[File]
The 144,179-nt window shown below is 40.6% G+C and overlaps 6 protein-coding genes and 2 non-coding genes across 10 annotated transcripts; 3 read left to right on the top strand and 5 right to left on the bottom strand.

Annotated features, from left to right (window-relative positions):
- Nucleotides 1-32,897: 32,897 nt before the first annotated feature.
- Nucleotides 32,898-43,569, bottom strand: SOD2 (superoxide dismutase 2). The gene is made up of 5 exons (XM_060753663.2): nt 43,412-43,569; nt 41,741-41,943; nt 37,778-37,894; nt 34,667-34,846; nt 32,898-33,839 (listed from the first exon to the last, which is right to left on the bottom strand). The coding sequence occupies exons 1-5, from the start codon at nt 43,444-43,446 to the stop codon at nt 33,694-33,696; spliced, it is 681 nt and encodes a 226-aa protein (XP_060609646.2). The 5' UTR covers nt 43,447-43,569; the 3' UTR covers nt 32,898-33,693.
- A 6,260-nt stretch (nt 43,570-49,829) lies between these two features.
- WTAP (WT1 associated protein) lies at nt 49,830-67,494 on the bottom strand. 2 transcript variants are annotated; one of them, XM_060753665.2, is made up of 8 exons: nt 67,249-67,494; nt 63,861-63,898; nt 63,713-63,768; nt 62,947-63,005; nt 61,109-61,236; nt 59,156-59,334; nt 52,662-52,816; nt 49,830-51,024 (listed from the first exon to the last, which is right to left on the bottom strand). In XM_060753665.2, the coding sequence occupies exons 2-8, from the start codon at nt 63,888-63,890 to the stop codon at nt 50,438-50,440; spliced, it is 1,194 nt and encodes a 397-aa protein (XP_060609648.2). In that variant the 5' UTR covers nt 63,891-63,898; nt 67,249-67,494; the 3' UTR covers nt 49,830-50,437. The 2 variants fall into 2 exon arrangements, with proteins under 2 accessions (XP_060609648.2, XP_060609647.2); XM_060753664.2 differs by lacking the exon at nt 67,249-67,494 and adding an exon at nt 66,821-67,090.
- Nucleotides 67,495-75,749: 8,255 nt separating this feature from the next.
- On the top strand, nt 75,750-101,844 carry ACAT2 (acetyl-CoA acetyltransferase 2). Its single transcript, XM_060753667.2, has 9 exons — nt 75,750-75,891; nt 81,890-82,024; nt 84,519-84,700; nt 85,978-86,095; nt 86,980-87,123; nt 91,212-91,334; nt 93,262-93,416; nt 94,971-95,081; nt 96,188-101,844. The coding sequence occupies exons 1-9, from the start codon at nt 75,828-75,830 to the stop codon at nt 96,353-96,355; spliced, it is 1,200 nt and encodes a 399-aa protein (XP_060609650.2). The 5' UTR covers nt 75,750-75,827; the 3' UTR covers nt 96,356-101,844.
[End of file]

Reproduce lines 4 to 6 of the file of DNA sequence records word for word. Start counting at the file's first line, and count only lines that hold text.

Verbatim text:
- Nucleotides 32,898-43,569, bottom strand: SOD2 (superoxide dismutase 2). The gene is made up of 5 exons (XM_060753663.2): nt 43,412-43,569; nt 41,741-41,943; nt 37,778-37,894; nt 34,667-34,846; nt 32,898-33,839 (listed from the first exon to the last, which is right to left on the bottom strand). The coding sequence occupies exons 1-5, from the start codon at nt 43,444-43,446 to the stop codon at nt 33,694-33,696; spliced, it is 681 nt and encodes a 226-aa protein (XP_060609646.2). The 5' UTR covers nt 43,447-43,569; the 3' UTR covers nt 32,898-33,693.
- A 6,260-nt stretch (nt 43,570-49,829) lies between these two features.
- WTAP (WT1 associated protein) lies at nt 49,830-67,494 on the bottom strand. 2 transcript variants are annotated; one of them, XM_060753665.2, is made up of 8 exons: nt 67,249-67,494; nt 63,861-63,898; nt 63,713-63,768; nt 62,947-63,005; nt 61,109-61,236; nt 59,156-59,334; nt 52,662-52,816; nt 49,830-51,024 (listed from the first exon to the last, which is right to left on the bottom strand). In XM_060753665.2, the coding sequence occupies exons 2-8, from the start codon at nt 63,888-63,890 to the stop codon at nt 50,438-50,440; spliced, it is 1,194 nt and encodes a 397-aa protein (XP_060609648.2). In that variant the 5' UTR covers nt 63,891-63,898; nt 67,249-67,494; the 3' UTR covers nt 49,830-50,437. The 2 variants fall into 2 exon arrangements, with proteins under 2 accessions (XP_060609648.2, XP_060609647.2); XM_060753664.2 differs by lacking the exon at nt 67,249-67,494 and adding an exon at nt 66,821-67,090.